Small but mighty, earthworms transform the soil of any ecosystem they inhabit. In farm fields, we appreciate the way they recycle nutrients and aerate soil. But in forests, earthworms’ services can be less welcome.
Glaciers removed native earthworms from northeastern North America and the Great Lakes region 12,000 years ago, so the forests that now stand in these regions developed largely without earthworms. Native earthworms have only slowly returned north. Most earthworms living in these forests today were introduced from Europe and Asia – likely arriving via ships’ ballast and soils of imported plants – and they continue to spread from activities that transport soil or by dumping fishing bait.
Introduced earthworms are considered invasive in forest ecosystems because they have many negative impacts, from eliminating the forest floor layer to reducing the diversity of understory plants. In particular, species like nightcrawlers that carry surface leaf litter into deep, vertical burrows have dramatic effects on forest floors. Recently, researchers have proposed an even more nefarious role for earthworms, which interests me as a plant ecologist: They may be hidden drivers of plant invasions.Eli Sagor/Flickr, CC BY-NC
Can earthworms pave the way for invasive plants?
My students and I recently collected earthworms from a local park in northeast Ohio. The technique is delightfully simple: We mix ground yellow mustard with water and pour it on the soil. Earthworms wriggle to the surface, annoyed but lively.
We found hundreds of earthworms in a few square meters, but not a single native one. Here, near the southern boundary of glaciation, we do occasionally find native earthworms, though in much lower numbers than European species. In more northern regions like New England and the northern parts of Minnesota, Wisconsin, Michigan and New York, all earthworms present belong to introduced species.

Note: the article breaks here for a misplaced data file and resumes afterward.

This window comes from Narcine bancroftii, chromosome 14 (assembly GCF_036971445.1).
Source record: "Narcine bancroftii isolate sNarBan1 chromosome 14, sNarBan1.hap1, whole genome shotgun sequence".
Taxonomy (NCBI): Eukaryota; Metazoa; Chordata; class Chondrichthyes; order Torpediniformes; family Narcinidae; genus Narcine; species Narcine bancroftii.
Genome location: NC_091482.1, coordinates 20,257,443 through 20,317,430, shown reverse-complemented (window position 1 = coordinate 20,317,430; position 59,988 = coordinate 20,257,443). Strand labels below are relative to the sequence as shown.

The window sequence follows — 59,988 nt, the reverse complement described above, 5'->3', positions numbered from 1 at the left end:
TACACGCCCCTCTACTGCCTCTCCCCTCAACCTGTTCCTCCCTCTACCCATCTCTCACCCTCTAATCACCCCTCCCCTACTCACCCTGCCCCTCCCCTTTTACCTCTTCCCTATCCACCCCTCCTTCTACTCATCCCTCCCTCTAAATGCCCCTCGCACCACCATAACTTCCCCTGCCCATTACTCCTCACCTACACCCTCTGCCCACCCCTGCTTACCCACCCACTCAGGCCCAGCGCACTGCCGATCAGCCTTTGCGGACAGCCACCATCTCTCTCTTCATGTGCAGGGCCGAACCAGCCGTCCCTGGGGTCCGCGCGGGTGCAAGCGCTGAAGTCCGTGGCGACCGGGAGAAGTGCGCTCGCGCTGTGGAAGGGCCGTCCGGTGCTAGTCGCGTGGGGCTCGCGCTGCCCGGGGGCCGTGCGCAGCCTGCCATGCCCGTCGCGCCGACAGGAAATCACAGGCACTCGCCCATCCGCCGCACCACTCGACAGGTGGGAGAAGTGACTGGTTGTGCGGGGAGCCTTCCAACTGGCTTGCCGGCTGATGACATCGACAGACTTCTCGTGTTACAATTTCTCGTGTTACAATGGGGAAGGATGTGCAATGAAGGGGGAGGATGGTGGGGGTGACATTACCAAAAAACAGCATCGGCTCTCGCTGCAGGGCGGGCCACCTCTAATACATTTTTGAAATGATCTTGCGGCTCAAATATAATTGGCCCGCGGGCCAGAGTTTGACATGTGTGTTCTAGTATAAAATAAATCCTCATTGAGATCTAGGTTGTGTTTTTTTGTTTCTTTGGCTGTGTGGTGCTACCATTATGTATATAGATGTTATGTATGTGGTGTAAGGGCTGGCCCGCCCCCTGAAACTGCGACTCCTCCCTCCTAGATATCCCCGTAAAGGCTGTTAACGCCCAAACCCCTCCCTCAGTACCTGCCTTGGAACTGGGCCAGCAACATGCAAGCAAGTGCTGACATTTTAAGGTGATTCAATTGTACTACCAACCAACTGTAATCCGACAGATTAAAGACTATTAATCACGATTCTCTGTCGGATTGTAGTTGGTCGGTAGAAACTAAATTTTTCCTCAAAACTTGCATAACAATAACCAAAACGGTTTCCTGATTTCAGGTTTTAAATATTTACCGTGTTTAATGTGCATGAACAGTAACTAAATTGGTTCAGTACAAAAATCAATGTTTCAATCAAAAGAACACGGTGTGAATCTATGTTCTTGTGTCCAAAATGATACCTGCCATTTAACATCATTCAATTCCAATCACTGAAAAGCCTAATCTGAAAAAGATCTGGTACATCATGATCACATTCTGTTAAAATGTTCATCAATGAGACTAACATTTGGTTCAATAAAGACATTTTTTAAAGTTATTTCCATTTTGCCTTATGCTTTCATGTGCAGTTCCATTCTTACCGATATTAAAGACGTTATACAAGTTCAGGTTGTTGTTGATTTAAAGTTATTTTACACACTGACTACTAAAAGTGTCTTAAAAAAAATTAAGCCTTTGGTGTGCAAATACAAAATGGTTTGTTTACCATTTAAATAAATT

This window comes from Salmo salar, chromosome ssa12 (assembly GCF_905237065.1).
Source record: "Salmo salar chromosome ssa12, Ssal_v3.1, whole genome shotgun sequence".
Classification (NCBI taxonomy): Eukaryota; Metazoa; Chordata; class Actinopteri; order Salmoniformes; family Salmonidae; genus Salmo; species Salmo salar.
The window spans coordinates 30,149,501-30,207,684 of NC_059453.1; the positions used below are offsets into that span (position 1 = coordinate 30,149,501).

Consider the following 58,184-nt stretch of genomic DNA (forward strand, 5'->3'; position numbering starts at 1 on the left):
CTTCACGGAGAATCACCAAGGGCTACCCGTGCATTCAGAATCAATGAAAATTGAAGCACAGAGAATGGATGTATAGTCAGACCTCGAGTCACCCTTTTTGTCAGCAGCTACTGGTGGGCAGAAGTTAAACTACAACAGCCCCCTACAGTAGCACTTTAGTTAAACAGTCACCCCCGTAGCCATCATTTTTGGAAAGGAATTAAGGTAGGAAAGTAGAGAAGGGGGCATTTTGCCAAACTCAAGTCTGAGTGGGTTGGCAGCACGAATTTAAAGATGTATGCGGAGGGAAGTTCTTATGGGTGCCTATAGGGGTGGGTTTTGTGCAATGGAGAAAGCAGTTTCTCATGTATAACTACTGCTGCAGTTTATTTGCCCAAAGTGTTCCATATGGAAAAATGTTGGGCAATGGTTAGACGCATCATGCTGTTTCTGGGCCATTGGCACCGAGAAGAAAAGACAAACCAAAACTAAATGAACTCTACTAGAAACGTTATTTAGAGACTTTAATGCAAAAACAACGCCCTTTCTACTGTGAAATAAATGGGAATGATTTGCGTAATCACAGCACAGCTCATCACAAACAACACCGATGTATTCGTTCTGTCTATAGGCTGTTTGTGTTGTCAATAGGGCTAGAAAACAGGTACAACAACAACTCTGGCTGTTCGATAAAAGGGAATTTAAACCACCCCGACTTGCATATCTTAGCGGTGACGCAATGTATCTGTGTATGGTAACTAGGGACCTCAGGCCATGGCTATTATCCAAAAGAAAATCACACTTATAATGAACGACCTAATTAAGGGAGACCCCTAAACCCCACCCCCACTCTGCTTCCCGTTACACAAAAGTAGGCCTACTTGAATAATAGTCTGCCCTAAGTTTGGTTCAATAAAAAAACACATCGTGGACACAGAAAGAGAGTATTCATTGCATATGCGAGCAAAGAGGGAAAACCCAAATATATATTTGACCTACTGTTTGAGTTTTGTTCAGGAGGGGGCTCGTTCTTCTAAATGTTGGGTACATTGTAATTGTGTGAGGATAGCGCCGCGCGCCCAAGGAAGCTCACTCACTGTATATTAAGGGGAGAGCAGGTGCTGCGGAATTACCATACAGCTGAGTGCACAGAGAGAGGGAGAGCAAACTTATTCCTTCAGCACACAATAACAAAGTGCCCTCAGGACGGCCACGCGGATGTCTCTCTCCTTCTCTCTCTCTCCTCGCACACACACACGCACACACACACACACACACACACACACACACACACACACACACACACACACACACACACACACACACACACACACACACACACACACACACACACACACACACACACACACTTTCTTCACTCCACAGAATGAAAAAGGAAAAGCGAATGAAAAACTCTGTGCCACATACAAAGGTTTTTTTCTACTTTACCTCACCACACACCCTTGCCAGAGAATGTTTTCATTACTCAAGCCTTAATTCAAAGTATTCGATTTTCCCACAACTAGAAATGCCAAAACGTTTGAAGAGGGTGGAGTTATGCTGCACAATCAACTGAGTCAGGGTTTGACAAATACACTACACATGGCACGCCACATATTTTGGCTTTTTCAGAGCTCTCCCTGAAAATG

Increasingly, ecologists have noticed that invasive plants tend to dominate areas where invasive earthworms are also abundant. In a recent synthesis of 645 observations across the United States and Canada, researchers found that the cover of nonnative plant species in forests increased with increasing mass of earthworms in the soil. This evidence supports a positive association between invasive plants and earthworms in eastern North American forests.
But we know less about what may cause this apparent correlation. Invasive plants and earthworms may simply thrive in the same environmental conditions. Both often show up in forests that humans have disturbed or previously used for agriculture, which seems likely to explain at least part of the association.
Could earthworms also create pathways for invasive plants? Or, conversely, could invasive plants lead the way for earthworms? Either pattern would be cause for concern, because synergistic interactions could lead to an “invasional meltdown,” in which multiple invasive species together cause greater effects and faster changes than the sum of independent invasions.USFWS